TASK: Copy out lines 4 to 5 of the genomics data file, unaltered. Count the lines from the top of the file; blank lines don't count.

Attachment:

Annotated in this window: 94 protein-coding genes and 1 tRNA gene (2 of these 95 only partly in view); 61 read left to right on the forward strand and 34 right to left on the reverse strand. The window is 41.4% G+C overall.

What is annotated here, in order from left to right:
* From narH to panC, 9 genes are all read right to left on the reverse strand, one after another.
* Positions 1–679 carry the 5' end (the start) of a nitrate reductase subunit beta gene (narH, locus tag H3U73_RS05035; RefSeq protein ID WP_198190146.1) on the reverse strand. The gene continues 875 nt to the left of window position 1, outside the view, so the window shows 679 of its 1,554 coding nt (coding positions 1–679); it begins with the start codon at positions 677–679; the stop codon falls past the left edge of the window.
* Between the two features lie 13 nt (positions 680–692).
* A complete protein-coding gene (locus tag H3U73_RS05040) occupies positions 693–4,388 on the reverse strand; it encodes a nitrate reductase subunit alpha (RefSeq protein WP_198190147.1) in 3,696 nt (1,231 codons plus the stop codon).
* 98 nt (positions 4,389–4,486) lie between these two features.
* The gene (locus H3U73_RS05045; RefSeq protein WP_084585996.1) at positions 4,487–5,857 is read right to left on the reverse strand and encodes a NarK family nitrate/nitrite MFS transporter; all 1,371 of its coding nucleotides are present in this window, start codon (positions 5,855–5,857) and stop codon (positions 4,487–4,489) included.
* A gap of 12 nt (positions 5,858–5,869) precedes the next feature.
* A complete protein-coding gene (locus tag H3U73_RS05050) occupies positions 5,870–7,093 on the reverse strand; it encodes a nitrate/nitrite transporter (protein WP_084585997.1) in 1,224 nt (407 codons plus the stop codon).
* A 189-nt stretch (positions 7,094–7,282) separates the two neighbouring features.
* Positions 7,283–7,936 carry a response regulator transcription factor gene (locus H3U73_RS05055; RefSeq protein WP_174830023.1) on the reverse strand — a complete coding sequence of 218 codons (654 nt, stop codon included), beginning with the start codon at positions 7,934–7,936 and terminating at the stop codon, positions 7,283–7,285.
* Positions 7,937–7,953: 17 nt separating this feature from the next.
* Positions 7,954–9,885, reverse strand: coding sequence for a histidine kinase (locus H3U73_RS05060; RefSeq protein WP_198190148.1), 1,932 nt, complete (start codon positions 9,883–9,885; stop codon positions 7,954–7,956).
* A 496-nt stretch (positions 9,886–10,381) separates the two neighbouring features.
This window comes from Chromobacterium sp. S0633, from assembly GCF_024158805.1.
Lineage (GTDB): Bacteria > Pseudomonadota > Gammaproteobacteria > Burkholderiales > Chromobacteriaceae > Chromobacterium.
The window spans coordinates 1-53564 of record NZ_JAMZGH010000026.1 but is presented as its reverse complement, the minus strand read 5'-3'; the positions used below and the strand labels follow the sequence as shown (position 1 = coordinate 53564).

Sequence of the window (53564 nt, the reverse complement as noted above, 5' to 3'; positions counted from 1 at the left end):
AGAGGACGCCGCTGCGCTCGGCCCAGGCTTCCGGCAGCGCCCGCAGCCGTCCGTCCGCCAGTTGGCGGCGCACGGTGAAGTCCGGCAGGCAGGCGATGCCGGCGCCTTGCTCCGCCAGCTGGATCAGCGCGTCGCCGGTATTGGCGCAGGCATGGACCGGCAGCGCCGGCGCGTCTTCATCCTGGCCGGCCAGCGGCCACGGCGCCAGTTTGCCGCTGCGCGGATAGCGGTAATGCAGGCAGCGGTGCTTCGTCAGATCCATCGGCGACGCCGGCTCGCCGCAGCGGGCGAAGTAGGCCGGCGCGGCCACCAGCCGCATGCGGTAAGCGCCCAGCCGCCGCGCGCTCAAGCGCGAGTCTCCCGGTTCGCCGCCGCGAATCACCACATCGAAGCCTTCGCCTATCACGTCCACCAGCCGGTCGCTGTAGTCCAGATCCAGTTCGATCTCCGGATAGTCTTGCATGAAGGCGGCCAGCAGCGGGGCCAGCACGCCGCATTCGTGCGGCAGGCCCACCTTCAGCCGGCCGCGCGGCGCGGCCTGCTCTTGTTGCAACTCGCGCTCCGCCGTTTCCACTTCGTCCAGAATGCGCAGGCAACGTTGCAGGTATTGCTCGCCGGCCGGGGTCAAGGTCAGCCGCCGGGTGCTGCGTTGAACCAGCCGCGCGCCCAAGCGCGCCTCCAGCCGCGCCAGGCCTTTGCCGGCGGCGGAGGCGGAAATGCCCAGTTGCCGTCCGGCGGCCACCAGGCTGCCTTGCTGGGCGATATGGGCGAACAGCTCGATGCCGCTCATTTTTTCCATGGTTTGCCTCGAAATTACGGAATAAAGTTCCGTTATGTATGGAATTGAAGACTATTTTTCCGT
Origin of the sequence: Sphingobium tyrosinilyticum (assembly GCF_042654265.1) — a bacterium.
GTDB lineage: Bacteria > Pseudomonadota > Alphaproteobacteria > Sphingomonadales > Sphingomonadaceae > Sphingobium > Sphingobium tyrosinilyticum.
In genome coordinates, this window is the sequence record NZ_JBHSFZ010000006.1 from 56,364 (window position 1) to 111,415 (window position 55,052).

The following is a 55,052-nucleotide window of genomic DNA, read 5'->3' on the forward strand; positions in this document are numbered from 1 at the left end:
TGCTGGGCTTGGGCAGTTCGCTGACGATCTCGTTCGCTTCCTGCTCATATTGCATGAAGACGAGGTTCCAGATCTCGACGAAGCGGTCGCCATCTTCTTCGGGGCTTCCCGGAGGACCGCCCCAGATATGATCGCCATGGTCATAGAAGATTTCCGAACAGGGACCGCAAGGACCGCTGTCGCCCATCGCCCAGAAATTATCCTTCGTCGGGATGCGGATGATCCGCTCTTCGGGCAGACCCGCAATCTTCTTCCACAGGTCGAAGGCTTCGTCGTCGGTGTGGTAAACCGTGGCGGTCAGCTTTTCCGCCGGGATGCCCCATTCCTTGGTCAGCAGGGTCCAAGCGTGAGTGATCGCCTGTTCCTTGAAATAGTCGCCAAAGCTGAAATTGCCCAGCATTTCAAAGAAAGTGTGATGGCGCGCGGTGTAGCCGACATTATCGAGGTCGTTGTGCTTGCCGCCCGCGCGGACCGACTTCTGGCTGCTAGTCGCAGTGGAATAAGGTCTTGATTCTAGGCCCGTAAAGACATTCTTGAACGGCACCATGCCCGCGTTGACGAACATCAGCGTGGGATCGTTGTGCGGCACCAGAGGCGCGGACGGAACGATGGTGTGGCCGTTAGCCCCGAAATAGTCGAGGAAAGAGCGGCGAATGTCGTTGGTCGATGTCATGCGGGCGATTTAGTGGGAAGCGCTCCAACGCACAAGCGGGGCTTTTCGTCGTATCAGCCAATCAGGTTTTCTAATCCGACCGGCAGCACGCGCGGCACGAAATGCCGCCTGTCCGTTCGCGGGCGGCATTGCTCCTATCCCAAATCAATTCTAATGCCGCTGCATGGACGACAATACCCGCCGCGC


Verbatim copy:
* Positions 1–679 carry the 5' end (the start) of a nitrate reductase subunit beta gene (narH, locus tag H3U73_RS05035; RefSeq protein ID WP_198190146.1) on the reverse strand. The gene continues 875 nt to the left of window position 1, outside the view, so the window shows 679 of its 1,554 coding nt (coding positions 1–679); it begins with the start codon at positions 677–679; the stop codon falls past the left edge of the window.
* Between the two features lie 13 nt (positions 680–692).